Notting Hill Scene 1

Ashlie is preparing her costume for the Notting Hill Carnival and Stephen learns some new dance moves.

Do the Preparation task first. Then watch the video. Next go to Task and do the activity. If you need help, you can read the Transcript at any time.


Before you watch

Think about the following questions:

  • Are there any carnivals in your country?
  • When do you have to prepare special clothes and learn a new dance?

Now, watch Stephen and Ashlie as they get ready for the Notting Hill Carnival.



Stephen: Wow, these are amazing. This one’s really nice. You’d look great in that.

Ashlie: No, I think I’d prefer something like this. This is much more colourful.

Stephen: We’re here in East London planning our costumes for next week’s Notting Hill Carnival. There's lots of work to do before the big day.

Ashlie: Yeah, here at the Mas-Camp, they're busy making all of their own costumes. And today, I'm here to help. So while I'm busy with that, Stephen's going to be picking up some dance moves. Yeah, come on.


Ashlie: Wow, this looks really complicated – what’s it going to be? 

Costume maker: It’s called ‘Pollination’ and it’s going to be a butterfly on a flower.

Ashlie: Oh, it’s beautiful. But it must take you hours and hours to work on this.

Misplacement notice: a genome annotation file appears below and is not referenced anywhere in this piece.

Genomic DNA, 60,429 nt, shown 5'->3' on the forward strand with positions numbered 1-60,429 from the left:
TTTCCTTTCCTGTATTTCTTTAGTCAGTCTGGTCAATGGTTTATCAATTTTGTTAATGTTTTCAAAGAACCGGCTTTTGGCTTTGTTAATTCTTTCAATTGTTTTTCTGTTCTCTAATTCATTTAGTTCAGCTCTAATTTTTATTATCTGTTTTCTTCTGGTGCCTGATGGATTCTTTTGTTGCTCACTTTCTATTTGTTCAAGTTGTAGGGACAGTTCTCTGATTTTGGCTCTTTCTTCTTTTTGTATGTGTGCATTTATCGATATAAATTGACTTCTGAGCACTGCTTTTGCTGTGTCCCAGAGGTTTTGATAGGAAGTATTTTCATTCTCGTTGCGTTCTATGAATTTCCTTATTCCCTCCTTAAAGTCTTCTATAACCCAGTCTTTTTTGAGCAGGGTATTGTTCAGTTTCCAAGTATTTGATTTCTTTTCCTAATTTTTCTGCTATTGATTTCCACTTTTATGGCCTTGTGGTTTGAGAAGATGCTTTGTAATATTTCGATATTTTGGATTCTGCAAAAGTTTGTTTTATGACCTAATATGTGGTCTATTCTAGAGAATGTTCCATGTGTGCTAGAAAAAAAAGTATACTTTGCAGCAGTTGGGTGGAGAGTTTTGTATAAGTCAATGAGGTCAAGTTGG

Costume maker: Actually, we started about three months ago. So yes, hours and hours.

Ashlie: So do you all compete, then, to see who’s got the best costume?

Costume maker: Yes, actually we have the competition in about four days at Alexander Palace.

Ashlie: Wow, you must be nervous.

Costume maker: Yeah, really.

Ashlie: Good luck for this year - I'm sure you'll do brilliantly.

Costume maker: Thank you very much.


Ashlie: Stephen, can you just help me with this?

Stephen: Yes, what do you need me to do?

Ashlie: Can you hold this piece down while I glue this on?

Stephen: Yeah. What is it?

Ashlie: This is going to be part of my head-piece.

Stephen: Wow! That's going to look absolutely amazing. Shall I put my finger here?

Ashlie: Yes, right that’s it. Thank you, I just need to glue this piece down. There we go. Right, shouldn’t you be learning some dance moves? Stephen! You're glued to my hat!


Stephen: Excuse me, mate. Is this the dance lesson?

Man: Yes, I'm the dance teacher. Do you want to join in?

Stephen: Yes, please!

Man: Alright, come on, let me show you what to do. Alright, so, let's see what we're going to do. We’re going to do a criss-cross to the right and kick with our left foot at the same time. 

Stephen: I'll do it with you, go on.

Stephen: Criss-cross, kick, kick. OK, I can do that.

Man: Ready?

Stephen: Yep.

Man: Sure? OK, lets go, listen to this, 5,6,7,8...


Stephen: Wow! The costume looks great. What do you think of mine?

Ashlie: Er, well it’s nice, but mine is better. I mean it’s more, more glamorous. And do you know what? I helped make it myself! So how did the dancing lesson go?

Stephen: It was excellent! I had a really good teacher - really hard work though – I’m exhausted already.